Guitar Glitter paint job

Mr. Duque

Member
Messages
218
I want to make a glitter paint job on a guitar. White glitter (or color swipe) on white.

My ideia is to spray metallic white, then pour glitter (while the paint is still fresh) then clear coat everything, maybe spreading more glitter between the clear coats. I plan using nail glitter, because it's thinner and wouldn't make a coarse surface.

The spray cans are not polyurethane, they are acrylic. Not the best finish in the world, but can be buffed to high gloss.

First, I'm not sure if this works.

Second, I don't know how to spread glitter evenly over the surface. I don't need the whole surface to be completely covered with glitter.

Has anyone here ever made it?
 

T Dizz

Member
Messages
20,692
FWIW, I don't think sprinkling glitter between clear coats is a good idea if you plan on sanding the clear back and buffing it to a shine. I'd be afraid of sanding into some glitter specks and having them come out and scratch the clear. I could be wrong.
 

Moby Dick

Member
Messages
2,375
If you read the thread on TDPRI the OP used deft clear lacquer and .015in hexagonal glitter.
Spray a heavy coat of deft then sprinkle the glitter onto the guitar.

Once the surface is covered completely with glitter, buildup multiple(read many) coats of clear to cover the glitter.
Sand flat, buff.

The OP later changed to a different lacquer and glitter application method but the method I described gave great results as well.

If you are planning on making a sparklecaster, the thread is mandatory reading.

Good luck.
 

Sweetfinger

Silver Supporting Member
Messages
12,077
You can make your own ketchup from scratch, too, and it's a lot easier, faster, and not nearly as messy as what you're proposing. I did a "pour it on" glitter job years ago, but buried the glitter under automotive clear. I still see the odd flake of red glitter in the parking lot at my apartment, out by the flowerbed in front of the shop, or on the sole of shoes I haven't worn in a long time. It's truly a gift that keeps on giving.
 

Mr. Duque

Member
Messages
218
Thanks, man. I'll surely read it. I just found out that white glitter spray is sold in Brazil, watched a bunch of youtube videos on the topic, and so far the strategy is built up layers this order: metallic white paint, white glitter spray, clear coat.

Once the surface is covered completely with glitter, buildup multiple(read many) coats of clear to cover the glitter.
Sand flat, buff.
That is what I imagine it should be.

It's truly a gift that keeps on giving.
Sorry, dude, for laughing. This is why I started this post: I also had my prior experiences.
 

Mr. Duque

Member
Messages
218

At like 42 min they show how they sprinkle glitter on G&L guitars
Looks awesome! They just use their hands... and sprinkle it on top of fresh coat. I don't want to mess around my house (too much), so I may just cover everything with plastic and use a glitter spray can.

I still haven't read that thread on the other forum, but I have been wondering about how to make a "glitter sprinkler" myself. Maybe a plastic bottle with small holes, that when carefully shaken would let glitter pieces fall. This way I would have some control on it. Maybe I will run a test...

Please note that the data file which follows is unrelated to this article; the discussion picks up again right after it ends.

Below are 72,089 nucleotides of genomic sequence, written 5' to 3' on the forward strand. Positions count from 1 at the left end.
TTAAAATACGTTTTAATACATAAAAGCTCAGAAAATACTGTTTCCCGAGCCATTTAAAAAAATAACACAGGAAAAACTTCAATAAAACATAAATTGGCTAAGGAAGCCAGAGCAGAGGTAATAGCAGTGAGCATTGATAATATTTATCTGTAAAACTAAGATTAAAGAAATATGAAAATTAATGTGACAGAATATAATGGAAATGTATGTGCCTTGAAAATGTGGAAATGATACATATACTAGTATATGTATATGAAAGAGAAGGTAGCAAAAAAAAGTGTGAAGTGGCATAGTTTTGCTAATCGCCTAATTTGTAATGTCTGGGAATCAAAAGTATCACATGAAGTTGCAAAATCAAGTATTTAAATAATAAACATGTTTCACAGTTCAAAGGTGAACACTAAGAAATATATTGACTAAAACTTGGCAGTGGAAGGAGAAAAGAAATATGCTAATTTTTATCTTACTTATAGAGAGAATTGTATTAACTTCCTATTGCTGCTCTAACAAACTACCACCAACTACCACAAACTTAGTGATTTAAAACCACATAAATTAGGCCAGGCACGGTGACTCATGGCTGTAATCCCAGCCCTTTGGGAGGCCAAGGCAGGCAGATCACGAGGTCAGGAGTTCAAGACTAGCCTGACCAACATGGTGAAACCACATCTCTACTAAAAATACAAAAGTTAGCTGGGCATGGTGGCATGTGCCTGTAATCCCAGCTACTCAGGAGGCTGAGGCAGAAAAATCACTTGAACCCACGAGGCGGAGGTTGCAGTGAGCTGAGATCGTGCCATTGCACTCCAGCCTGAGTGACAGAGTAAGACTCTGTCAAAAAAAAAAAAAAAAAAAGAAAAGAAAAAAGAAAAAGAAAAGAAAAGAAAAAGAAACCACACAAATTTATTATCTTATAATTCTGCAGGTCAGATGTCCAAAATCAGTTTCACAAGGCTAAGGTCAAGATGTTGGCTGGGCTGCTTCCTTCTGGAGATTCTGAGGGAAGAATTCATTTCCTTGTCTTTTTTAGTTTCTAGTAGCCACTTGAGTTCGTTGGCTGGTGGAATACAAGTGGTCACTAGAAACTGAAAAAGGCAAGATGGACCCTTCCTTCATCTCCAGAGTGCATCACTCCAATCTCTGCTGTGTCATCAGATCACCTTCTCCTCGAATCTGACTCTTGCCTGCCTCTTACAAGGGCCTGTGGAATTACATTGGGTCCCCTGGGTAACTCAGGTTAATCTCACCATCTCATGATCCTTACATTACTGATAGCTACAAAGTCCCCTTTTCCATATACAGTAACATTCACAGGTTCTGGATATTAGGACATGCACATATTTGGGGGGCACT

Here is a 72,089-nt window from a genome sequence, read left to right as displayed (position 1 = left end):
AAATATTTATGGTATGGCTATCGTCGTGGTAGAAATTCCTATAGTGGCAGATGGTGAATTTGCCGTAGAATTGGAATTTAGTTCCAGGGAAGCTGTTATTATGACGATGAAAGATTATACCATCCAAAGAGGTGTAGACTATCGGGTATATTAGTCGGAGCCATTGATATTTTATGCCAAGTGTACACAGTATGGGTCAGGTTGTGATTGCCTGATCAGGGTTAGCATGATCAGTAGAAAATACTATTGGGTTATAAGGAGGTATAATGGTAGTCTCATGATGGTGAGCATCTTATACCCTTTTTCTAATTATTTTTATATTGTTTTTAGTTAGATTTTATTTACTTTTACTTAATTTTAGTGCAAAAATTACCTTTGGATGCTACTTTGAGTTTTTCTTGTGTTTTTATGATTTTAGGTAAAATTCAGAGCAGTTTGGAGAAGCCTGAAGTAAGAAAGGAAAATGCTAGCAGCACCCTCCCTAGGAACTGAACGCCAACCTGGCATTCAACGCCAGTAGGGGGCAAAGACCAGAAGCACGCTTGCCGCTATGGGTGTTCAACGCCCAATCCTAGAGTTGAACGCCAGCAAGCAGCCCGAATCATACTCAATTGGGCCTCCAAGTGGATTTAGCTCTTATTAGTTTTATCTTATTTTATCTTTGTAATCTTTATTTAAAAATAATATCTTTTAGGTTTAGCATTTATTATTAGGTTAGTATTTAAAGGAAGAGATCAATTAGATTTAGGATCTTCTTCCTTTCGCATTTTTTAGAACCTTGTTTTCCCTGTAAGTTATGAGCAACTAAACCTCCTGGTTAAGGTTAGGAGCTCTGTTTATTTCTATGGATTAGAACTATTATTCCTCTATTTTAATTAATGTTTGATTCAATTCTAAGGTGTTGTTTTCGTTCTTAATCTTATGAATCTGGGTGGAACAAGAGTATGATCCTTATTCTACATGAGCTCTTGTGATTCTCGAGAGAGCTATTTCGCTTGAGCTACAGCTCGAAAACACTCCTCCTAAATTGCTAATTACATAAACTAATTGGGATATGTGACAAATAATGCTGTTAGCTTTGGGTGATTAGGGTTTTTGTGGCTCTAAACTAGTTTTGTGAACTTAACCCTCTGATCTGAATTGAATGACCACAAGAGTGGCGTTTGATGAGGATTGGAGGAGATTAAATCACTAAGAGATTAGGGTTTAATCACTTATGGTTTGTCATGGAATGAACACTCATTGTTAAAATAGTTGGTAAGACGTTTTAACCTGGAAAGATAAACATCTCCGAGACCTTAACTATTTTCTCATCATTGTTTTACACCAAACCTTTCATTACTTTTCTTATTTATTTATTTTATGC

Edit: oh, here's something similar: https://www.schleiper.com/onlinecat...10g-sprinkler-bottle?category_id=3718&lang=en
 

Mr. Duque

Member
Messages
218
Check this out, what do you think? The guy sprinkles glitter by hand, he stays far from the guitar.

Edit: the shop obviously becomes a mess.
 
Last edited:

whoismarykelly

Oh look! This is a thing I can change!
Messages
7,831
Dry flake is a proper technique that still uses a gun but no medium. You spray clear onto the guitar and use a dry flake gun to blow flake onto the clear and then blow the flake flat so its easier to clear coat.

G&L's flake method is only flashy if you get a silver or maybe the gold flake finishes because they require very little tinted clear over the standard silver flake. All their other flake colors use heavy coats of tinted clear to achieve the color they are going for so very little light reflects back through the finish. The blue, turquoise, red, etc... all look very dull by comparison. I've not seen any other company do flake that way. If you're going for a colored flake finish, shoot the proper color base coat and then use the proper colored flake.
 

Mr. Duque

Member
Messages
218
Dry flake is a proper technique that still uses a gun but no medium. You spray clear onto the guitar and use a dry flake gun to blow flake onto the clear and then blow the flake flat so its easier to clear coat.
Thanks for your input. This is the first time I hear about a dry flake gun. Is it a gentle blow, or is it like a regular air gun?
 

whoismarykelly

Oh look! This is a thing I can change!
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7,831
I think I used 4? So long ago..
Looks like your cans are the only ones that worked ever. Almost 100% of the reviews say the cans spray for a few seconds and then clog and dribble with no way to stop the flow.
 

T Dizz

Member
Messages
20,692
Looks like your cans are the only ones that worked ever. Almost 100% of the reviews say the cans spray for a few seconds and then clog and dribble with no way to stop the flow.
There is a trick.. you have to shake the can as you spray. If you don't the sparkle wont' spray even. Once I figured that out, it worked really good. I think I only used 1 and a half cans of sparkle over white primer.. 4 cans of clear IIRC.
 




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